Boris Tadic's re-election as president of Serbia was wholeheartedly welcomed by European leaders yesterday, as they looked forward to the prospect of the Balkan country moving along a smoother path to EU membership as the breakaway province of Kosovo prepares to declare its independence.
While opposing Kosovan independence, Mr Tadic does not want bitterness about losing the province to get in the way of boosting Serbian prosperity from within the EU fold. The man he defeated by a mere 100,000 votes, the ultranationalist Tomislav Nikolic, was in favour of turning to Russia and away from the EU in protest at its planned recognition of Kosovo.
"We will continue working with Serbia and we'd like Serbia to get as close as possible as rapidly as possible toward the European road," said Javier Solana, the EU foreign policy chief, after Mr Tadic's victory.
The EU and Serbia are due to sign a deal on Thursday concerning closer trade relations and more relaxed visa rules, a prelude to cementing its membership bid. The full Stabilisation and Association Agreement is being held up by demands from some European countries that Serbia hands over war criminals who are still at large. The Bosnian Serb leader Radovan Karadzic and his military commander Ratko Mladic are wanted by the international war crimes tribunal in The Hague for the massacre of more than 7,000 Muslims in Srebrenica in 1995.
Analysts in Kosovo agree that Mr Tadic's re-election is good news, because of the much-needed stability in the region ahead of the expected proclamation of independence. The province has been run by the United Nations and patrolled by Nato since 1999 in response to ethnic cleansing.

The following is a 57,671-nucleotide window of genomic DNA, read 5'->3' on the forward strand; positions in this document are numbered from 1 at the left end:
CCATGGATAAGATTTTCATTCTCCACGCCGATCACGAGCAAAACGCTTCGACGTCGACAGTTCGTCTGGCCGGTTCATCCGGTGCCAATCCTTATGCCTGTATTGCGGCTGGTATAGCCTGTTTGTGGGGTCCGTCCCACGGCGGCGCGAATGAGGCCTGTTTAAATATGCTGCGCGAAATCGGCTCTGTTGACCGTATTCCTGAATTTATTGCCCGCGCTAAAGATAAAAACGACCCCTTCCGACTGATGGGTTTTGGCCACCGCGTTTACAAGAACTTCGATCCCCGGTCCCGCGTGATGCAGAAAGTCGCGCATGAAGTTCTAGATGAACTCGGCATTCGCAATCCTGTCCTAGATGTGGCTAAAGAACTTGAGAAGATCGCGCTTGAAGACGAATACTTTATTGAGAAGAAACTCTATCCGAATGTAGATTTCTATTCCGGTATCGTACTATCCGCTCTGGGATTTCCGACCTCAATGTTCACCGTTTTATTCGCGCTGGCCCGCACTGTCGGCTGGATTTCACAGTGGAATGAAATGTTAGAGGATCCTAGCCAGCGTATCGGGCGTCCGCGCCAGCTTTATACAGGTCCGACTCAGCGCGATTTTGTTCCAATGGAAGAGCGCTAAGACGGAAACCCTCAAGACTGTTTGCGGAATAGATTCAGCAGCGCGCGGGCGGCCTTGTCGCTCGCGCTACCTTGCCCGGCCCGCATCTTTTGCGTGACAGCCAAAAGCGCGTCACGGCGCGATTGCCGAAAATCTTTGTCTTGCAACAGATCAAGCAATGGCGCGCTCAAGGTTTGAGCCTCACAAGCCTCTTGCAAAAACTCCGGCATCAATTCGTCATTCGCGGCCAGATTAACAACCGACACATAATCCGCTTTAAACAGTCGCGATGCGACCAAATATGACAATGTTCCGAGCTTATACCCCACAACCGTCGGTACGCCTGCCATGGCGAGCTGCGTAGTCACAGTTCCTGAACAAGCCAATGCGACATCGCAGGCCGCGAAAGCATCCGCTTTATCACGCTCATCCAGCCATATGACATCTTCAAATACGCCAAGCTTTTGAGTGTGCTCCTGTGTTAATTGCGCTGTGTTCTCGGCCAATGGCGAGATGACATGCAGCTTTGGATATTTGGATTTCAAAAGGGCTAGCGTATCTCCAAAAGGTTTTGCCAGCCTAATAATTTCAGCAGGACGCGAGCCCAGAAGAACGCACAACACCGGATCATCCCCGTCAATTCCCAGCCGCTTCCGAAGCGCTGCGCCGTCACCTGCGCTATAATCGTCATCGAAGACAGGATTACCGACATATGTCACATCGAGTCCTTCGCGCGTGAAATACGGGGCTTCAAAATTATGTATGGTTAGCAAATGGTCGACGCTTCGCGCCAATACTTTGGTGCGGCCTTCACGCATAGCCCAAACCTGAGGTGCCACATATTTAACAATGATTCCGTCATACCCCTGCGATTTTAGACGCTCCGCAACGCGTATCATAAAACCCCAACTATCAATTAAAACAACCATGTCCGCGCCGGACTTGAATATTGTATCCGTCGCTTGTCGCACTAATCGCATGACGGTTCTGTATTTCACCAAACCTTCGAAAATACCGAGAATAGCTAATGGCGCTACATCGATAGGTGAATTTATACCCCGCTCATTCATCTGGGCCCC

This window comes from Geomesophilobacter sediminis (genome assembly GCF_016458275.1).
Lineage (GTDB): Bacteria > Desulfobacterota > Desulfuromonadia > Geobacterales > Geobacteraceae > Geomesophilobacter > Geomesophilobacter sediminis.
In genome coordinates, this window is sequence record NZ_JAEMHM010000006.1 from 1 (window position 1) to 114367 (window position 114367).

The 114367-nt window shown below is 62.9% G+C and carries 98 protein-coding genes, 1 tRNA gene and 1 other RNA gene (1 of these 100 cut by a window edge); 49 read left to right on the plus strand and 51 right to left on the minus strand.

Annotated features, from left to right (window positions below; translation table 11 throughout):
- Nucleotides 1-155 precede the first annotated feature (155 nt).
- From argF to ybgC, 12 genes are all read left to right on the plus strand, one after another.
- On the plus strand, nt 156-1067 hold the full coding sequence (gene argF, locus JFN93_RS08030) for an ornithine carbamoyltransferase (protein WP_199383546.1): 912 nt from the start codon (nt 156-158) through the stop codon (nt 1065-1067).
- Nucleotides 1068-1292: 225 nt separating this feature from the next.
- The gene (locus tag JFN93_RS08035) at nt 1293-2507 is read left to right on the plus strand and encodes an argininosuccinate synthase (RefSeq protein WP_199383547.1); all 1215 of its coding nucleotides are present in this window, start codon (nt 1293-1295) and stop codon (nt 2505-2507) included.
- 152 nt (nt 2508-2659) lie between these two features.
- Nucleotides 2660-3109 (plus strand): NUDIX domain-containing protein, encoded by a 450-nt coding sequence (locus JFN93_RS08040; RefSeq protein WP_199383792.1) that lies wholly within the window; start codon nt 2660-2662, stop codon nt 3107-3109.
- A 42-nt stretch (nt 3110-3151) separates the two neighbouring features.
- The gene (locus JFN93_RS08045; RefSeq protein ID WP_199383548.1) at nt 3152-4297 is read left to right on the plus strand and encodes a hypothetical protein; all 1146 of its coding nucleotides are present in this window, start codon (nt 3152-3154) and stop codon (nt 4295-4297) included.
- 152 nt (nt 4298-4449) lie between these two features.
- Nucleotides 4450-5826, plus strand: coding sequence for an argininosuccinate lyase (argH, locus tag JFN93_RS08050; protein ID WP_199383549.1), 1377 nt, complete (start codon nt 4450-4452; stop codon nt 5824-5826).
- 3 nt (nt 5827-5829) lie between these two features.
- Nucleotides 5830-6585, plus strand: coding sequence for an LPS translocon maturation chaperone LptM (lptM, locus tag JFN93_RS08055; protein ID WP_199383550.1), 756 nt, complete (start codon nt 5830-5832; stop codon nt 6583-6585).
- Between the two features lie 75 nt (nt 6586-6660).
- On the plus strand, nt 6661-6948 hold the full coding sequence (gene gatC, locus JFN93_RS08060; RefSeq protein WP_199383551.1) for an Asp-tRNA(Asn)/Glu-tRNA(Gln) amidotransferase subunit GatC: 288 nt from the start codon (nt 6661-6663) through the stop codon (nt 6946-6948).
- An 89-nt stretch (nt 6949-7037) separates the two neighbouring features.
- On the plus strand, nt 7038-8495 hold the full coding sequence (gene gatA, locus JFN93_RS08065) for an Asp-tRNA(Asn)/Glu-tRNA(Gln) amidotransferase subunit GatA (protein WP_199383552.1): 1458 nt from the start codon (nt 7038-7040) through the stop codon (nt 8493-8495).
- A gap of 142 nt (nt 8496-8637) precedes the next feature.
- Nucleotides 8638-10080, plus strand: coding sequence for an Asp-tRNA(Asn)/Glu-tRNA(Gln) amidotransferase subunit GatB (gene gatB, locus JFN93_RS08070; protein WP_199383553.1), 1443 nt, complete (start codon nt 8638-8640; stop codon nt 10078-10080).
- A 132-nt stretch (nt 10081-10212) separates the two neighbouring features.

"It's good news that the Serb people have shown they want to move toward the future, not turn back to the past," said Kosovo's Prime Minister, Hashim Thaci . The date for Kosovo's proclamation of independence will be set this week, he added. And the parliamentary speaker suggested it would be all wrapped up by the end of February. "We are ready and in co-ordination with our Western allies, the US and the EU, we will declare independence this month," said Jakup Krasniqi.
Yesterday the EU formally agreed to send a joint action force of 1,800 police and justice officials to Kosovo, without setting a date for deployment. Although parts of the EU force are in place in Pristina, full deployment will take several weeks.
Serbian newspapers devoted headlines to the pro-European tack on which Mr Tadic's re-election will set the country. The daily Danas said that "Serbia elected Europe," while others declared his win the "Victory of the European Serbia".
But political observers said the President could not sit back and enjoy a honeymoon because of deep rifts with the conservative Prime Minister Vojislav Kostunica. Serbia's government is an uneasy coalition of Mr Tadic's Democrats and Mr Kostunica's Democratic Party of Serbia. Mr Kostunica opposes signing any treaty with the EU if it backs Kosovo's independence.